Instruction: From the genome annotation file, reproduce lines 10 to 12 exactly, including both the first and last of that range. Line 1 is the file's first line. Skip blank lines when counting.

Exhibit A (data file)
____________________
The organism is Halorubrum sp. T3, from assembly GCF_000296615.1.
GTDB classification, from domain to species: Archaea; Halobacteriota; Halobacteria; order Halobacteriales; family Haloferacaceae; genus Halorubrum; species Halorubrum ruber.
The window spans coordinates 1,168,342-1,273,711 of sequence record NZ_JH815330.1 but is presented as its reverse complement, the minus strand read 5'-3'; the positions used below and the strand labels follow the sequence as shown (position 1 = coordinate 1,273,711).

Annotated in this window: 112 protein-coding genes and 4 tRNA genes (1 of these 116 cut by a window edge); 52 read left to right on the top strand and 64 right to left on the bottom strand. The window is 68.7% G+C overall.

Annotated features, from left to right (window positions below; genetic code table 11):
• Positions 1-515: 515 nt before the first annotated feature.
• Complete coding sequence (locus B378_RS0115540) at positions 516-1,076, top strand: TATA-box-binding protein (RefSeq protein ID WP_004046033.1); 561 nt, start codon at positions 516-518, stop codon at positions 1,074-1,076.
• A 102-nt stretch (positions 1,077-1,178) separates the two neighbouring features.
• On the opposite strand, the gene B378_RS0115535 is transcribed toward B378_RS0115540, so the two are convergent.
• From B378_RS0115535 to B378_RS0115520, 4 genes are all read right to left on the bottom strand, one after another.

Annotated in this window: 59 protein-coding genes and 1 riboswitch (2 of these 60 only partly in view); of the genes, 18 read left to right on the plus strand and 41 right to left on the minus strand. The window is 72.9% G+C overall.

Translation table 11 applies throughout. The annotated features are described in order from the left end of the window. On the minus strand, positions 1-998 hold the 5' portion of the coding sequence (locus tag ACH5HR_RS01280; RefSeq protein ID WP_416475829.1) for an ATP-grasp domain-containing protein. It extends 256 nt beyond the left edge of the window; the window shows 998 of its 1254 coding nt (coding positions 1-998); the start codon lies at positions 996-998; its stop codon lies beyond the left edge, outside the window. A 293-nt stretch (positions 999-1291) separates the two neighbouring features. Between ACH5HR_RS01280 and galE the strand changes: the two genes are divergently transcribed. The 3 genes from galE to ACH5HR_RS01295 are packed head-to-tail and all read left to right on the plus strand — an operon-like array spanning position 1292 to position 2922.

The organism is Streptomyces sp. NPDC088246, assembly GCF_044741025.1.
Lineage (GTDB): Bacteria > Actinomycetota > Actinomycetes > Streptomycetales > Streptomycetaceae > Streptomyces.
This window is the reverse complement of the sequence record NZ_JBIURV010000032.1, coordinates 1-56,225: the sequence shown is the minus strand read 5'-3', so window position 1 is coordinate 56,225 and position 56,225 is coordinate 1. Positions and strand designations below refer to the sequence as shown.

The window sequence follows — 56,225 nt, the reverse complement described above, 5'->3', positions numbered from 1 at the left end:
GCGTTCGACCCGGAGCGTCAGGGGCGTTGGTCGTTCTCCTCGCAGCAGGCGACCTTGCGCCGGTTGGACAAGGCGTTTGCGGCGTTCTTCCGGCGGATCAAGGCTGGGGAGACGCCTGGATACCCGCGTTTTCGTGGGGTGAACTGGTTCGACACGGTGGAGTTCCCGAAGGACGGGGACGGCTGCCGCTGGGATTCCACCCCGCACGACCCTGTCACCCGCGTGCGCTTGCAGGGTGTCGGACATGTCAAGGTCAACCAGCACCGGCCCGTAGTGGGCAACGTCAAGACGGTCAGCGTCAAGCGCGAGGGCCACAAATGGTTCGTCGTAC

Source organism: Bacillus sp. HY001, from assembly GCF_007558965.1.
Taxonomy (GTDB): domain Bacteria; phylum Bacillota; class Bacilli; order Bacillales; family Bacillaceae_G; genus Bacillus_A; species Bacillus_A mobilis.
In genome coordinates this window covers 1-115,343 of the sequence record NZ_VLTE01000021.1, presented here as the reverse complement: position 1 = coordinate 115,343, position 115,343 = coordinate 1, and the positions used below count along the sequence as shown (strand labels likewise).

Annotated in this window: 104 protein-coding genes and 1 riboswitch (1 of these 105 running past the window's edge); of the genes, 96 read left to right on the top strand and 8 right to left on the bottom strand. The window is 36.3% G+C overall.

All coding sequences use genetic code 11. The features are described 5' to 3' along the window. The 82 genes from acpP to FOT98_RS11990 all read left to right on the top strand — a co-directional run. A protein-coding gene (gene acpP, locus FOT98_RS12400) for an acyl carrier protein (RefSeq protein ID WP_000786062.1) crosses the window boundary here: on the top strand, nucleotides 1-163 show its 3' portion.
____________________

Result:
• From B378_RS0115535 to B378_RS0115520, 4 genes are all read right to left on the bottom strand, one after another.

Annotated in this window: 59 protein-coding genes and 1 riboswitch (2 of these 60 only partly in view); of the genes, 18 read left to right on the plus strand and 41 right to left on the minus strand. The window is 72.9% G+C overall.

Translation table 11 applies throughout. The annotated features are described in order from the left end of the window. On the minus strand, positions 1-998 hold the 5' portion of the coding sequence (locus tag ACH5HR_RS01280; RefSeq protein ID WP_416475829.1) for an ATP-grasp domain-containing protein. It extends 256 nt beyond the left edge of the window; the window shows 998 of its 1254 coding nt (coding positions 1-998); the start codon lies at positions 996-998; its stop codon lies beyond the left edge, outside the window. A 293-nt stretch (positions 999-1291) separates the two neighbouring features. Between ACH5HR_RS01280 and galE the strand changes: the two genes are divergently transcribed. The 3 genes from galE to ACH5HR_RS01295 are packed head-to-tail and all read left to right on the plus strand — an operon-like array spanning position 1292 to position 2922.